The drug, he said, turns people into complete zombies and blocks memories from forming. So even after the drug wears off, victims have no recollection as to what happened.

One victim told Vice that a man approached her on the street asking her for directions. Since it was close by, she helped take the man to his destination, and they drank juice together.

'You can guide them wherever you want. It’s like they’re a child.'

She took the man to her house and helped him gather all of her belongings, including her boyfriend’s cameras and savings.

‘It is painful to have lost money,’ the woman said,’ but I was actually quite lucky.’

According to the British Journal of Clinical Pharmacology, the drug - also known as hyoscine - causes the same level of memory loss as diazepam.

In ancient times, the drug was given to the mistresses of dead Colombian leaders – they were told to enter their master’s grave, where they were buried alive.

Devil's Breath: The drug is odourless and tasteless and can simply be blown in the face of someone on the street; their free will vanishes after being exposed to it

Dangerous: Vice's Ryan Duffy traveled to the capital of Bogota to find out more about the drug

In modern times, the CIA used the drug as part of Cold War interrogations, with the hope of using it like a truth serum.

However, because of the drug's chemical makeup, it also induces powerful hallucinations.

The tree common around Colombia, and is called the ‘borrachero’ tree – loosely translated as the 'get-you-drunk' tree.

It is said that Colombian mothers warn their children not to fall asleep under the tree, though the leafy green canopies and large yellow and white flowers seem appealing.

Experts are baffled as to why Colombia is riddled with scopolamine-related crimes, but wager much of it has to do with the country’s torn drug-culture past, and on-going civil war.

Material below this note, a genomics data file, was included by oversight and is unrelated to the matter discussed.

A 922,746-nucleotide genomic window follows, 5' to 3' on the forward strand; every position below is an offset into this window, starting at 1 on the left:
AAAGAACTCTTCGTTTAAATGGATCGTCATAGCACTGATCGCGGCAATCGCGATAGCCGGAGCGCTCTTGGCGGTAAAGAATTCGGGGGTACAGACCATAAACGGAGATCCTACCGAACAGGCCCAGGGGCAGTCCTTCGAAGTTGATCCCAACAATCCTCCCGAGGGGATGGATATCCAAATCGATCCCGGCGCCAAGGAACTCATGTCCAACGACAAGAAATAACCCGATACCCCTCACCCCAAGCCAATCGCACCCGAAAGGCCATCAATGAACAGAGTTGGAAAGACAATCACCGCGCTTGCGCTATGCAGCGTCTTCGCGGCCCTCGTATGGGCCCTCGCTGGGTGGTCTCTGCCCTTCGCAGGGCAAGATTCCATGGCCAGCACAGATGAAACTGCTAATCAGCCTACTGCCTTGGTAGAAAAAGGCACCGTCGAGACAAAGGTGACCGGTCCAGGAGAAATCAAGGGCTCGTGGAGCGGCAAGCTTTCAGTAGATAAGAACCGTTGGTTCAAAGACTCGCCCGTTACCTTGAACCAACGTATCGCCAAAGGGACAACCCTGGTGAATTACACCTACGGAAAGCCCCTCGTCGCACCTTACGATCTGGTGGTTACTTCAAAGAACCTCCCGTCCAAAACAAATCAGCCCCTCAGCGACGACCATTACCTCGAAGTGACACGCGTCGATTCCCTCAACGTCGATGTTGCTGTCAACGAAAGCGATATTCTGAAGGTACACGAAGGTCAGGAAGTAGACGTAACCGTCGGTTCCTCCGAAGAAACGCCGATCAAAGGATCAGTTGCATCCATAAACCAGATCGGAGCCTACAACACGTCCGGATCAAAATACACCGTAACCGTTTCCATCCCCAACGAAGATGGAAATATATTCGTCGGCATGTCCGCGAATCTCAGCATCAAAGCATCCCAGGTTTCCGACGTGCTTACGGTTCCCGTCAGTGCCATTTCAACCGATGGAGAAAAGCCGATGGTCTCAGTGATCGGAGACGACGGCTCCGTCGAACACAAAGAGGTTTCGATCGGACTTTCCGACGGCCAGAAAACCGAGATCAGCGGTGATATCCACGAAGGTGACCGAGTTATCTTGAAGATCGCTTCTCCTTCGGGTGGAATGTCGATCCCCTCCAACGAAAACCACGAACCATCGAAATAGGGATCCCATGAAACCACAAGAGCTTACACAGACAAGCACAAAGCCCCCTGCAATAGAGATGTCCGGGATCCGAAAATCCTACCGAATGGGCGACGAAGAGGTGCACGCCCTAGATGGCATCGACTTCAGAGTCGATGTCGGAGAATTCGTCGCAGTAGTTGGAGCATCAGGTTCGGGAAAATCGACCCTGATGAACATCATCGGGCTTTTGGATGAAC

Read more:

Vice: Colombian's Devil's Breath Part 1

Vice: Colombian's Devil's Breath Part 2

Toxicity of Datura Stramonium, Enno Freye MD, PhD


All Datura plants contain tropane alkaloids such as scopolamine, hyoscyamine, and atropine, primarily in their seeds and flowers. Because of the presence of these substances, Datura has been used for centuries in some cultures as a poison and hallucinogen [132, 133]. There can easily be a 5:1 variation in toxins from plant to plant, and a given plant’s toxicity depends on its age, where it is growing, and local weather conditions. These wide variations make Datura exceptionally hazardous to use as a drug. In traditional cultures, users needed to have a great deal of experience and detailed plant knowledge so that no harm resulted from using it. Such knowledge is not available in modern cultures, so many incidents result from ingesting Datura. In the 1990s and 2000s, containing stories of adolescents and young adults dying or becoming seriously ill from intentionally ingesting Datura, this explains why in some parts of Europe and India, Datura has been a popular poison for suicide and murder. From 1950 to 1965, the State Chemical Laboratories in Agra investigated 2,778 deaths that were caused by ingesting Datura [132].

Due to the potent combination of anticholinergic substances it contains, Datura intoxication typically produces effects similar to that of an anticholinergic delirium: a complete inability to differentiate reality from fantasy (frank delirium, as contrasted to hallucination); hyperthermia; tachycardia; bizarre, and possibly violent behavior; and severe mydriasis with resultant painful photophobia that can last several days. Pronounced amnesia is another commonly reported effect. No other substance has received as many “Train Wreck” severely negative experience reports as has Datura. The overwhelming majority of those who describe the use of Datura (and to a lesser extent, Belladonna, Brugmansia and Brunfelsia) find their experiences extremely mentally and physically unpleasant and not infrequently physically dangerous.